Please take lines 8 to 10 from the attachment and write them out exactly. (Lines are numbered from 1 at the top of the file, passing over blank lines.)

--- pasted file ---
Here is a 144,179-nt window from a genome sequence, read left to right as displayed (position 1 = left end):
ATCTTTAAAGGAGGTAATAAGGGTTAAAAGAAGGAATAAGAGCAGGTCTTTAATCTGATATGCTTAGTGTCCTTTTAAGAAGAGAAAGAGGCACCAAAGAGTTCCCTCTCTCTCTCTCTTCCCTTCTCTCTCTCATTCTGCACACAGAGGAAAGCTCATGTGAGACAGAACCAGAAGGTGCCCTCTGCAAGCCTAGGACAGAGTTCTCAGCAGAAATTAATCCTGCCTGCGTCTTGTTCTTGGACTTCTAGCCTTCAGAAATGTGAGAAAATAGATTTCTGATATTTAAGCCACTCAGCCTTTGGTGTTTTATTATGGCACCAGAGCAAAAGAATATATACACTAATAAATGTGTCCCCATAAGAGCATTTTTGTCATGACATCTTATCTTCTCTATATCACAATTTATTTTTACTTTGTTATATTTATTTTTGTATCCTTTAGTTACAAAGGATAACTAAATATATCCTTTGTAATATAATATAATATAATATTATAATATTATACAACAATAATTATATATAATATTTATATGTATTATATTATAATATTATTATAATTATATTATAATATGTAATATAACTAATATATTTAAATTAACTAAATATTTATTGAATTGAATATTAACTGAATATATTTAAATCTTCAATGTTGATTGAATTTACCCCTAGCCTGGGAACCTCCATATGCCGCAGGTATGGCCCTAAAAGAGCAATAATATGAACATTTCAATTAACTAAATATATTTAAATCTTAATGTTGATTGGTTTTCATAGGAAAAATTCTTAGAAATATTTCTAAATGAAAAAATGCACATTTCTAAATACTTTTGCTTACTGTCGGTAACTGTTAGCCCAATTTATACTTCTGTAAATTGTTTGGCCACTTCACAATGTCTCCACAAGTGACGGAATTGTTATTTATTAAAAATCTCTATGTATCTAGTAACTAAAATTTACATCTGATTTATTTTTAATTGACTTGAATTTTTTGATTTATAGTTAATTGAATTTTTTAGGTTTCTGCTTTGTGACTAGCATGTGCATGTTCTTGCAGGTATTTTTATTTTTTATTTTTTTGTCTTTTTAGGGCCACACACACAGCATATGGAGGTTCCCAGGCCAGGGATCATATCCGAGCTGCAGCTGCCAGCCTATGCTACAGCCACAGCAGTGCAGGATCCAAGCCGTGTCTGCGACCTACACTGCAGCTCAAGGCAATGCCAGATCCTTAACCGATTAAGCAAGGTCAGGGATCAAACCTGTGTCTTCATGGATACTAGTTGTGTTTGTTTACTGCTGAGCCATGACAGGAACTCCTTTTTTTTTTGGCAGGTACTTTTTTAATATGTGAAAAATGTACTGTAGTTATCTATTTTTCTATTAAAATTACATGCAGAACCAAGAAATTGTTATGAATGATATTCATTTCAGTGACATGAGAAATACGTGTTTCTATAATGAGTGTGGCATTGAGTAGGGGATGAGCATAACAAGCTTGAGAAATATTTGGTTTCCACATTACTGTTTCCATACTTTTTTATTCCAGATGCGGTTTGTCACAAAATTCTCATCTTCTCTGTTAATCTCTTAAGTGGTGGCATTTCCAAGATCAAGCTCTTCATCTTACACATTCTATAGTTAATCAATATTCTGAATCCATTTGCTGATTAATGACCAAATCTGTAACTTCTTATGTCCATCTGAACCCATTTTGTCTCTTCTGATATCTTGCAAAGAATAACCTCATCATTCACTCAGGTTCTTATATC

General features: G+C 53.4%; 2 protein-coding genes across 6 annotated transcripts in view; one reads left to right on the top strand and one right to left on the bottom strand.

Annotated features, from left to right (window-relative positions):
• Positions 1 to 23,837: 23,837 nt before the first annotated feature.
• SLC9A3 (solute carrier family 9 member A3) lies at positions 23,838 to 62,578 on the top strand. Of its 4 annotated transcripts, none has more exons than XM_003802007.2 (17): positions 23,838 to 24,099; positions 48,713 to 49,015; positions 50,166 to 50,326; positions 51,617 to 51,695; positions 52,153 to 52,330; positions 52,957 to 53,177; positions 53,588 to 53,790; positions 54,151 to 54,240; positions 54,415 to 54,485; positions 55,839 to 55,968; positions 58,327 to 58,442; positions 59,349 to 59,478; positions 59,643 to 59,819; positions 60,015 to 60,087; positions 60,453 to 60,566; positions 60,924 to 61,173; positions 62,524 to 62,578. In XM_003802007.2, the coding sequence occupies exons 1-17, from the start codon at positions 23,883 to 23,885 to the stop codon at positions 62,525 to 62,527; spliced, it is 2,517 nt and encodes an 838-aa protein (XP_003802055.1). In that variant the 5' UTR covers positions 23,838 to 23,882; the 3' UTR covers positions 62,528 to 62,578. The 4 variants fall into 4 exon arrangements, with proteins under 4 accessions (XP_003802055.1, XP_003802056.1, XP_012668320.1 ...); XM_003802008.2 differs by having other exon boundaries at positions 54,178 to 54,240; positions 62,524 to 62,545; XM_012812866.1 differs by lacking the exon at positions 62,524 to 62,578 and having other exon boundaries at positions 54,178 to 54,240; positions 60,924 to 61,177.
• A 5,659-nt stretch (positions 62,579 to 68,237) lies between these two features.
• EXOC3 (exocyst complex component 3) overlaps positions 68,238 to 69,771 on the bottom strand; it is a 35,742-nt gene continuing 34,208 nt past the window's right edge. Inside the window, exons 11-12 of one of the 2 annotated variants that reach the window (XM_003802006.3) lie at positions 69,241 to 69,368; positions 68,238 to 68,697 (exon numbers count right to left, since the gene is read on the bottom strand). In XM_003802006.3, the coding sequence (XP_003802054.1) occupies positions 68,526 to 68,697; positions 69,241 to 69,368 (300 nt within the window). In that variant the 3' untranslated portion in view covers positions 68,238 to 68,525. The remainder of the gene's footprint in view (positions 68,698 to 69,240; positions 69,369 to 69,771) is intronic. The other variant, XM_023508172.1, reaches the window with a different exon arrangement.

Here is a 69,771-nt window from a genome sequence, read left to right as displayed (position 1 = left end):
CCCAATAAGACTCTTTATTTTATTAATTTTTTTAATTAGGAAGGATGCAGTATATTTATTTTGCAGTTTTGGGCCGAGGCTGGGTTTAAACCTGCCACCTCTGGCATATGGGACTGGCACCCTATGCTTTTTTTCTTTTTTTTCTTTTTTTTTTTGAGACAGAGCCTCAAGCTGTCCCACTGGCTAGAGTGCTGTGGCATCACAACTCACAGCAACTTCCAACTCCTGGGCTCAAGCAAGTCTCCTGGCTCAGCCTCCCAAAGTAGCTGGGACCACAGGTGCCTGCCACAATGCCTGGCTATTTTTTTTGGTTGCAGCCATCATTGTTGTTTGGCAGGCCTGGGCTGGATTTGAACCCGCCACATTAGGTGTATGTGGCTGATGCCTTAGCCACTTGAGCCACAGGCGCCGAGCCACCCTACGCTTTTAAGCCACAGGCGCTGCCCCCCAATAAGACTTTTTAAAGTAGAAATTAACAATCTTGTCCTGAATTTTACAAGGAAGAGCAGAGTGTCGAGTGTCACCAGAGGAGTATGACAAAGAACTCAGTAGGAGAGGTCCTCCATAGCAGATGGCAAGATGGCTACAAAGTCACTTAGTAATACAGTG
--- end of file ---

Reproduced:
• EXOC3 (exocyst complex component 3) overlaps positions 68,238 to 69,771 on the bottom strand; it is a 35,742-nt gene continuing 34,208 nt past the window's right edge. Inside the window, exons 11-12 of one of the 2 annotated variants that reach the window (XM_003802006.3) lie at positions 69,241 to 69,368; positions 68,238 to 68,697 (exon numbers count right to left, since the gene is read on the bottom strand). In XM_003802006.3, the coding sequence (XP_003802054.1) occupies positions 68,526 to 68,697; positions 69,241 to 69,368 (300 nt within the window). In that variant the 3' untranslated portion in view covers positions 68,238 to 68,525. The remainder of the gene's footprint in view (positions 68,698 to 69,240; positions 69,369 to 69,771) is intronic. The other variant, XM_023508172.1, reaches the window with a different exon arrangement.

Here is a 69,771-nt window from a genome sequence, read left to right as displayed (position 1 = left end):
CCCAATAAGACTCTTTATTTTATTAATTTTTTTAATTAGGAAGGATGCAGTATATTTATTTTGCAGTTTTGGGCCGAGGCTGGGTTTAAACCTGCCACCTCTGGCATATGGGACTGGCACCCTATGCTTTTTTTCTTTTTTTTCTTTTTTTTTTTGAGACAGAGCCTCAAGCTGTCCCACTGGCTAGAGTGCTGTGGCATCACAACTCACAGCAACTTCCAACTCCTGGGCTCAAGCAAGTCTCCTGGCTCAGCCTCCCAAAGTAGCTGGGACCACAGGTGCCTGCCACAATGCCTGGCTATTTTTTTTGGTTGCAGCCATCATTGTTGTTTGGCAGGCCTGGGCTGGATTTGAACCCGCCACATTAGGTGTATGTGGCTGATGCCTTAGCCACTTGAGCCACAGGCGCCGAGCCACCCTACGCTTTTAAGCCACAGGCGCTGCCCCCCAATAAGACTTTTTAAAGTAGAAATTAACAATCTTGTCCTGAATTTTACAAGGAAGAGCAGAGTGTCGAGTGTCACCAGAGGAGTATGACAAAGAACTCAGTAGGAGAGGTCCTCCATAGCAGATGGCAAGATGGCTACAAAGTCACTTAGTAATACAGTG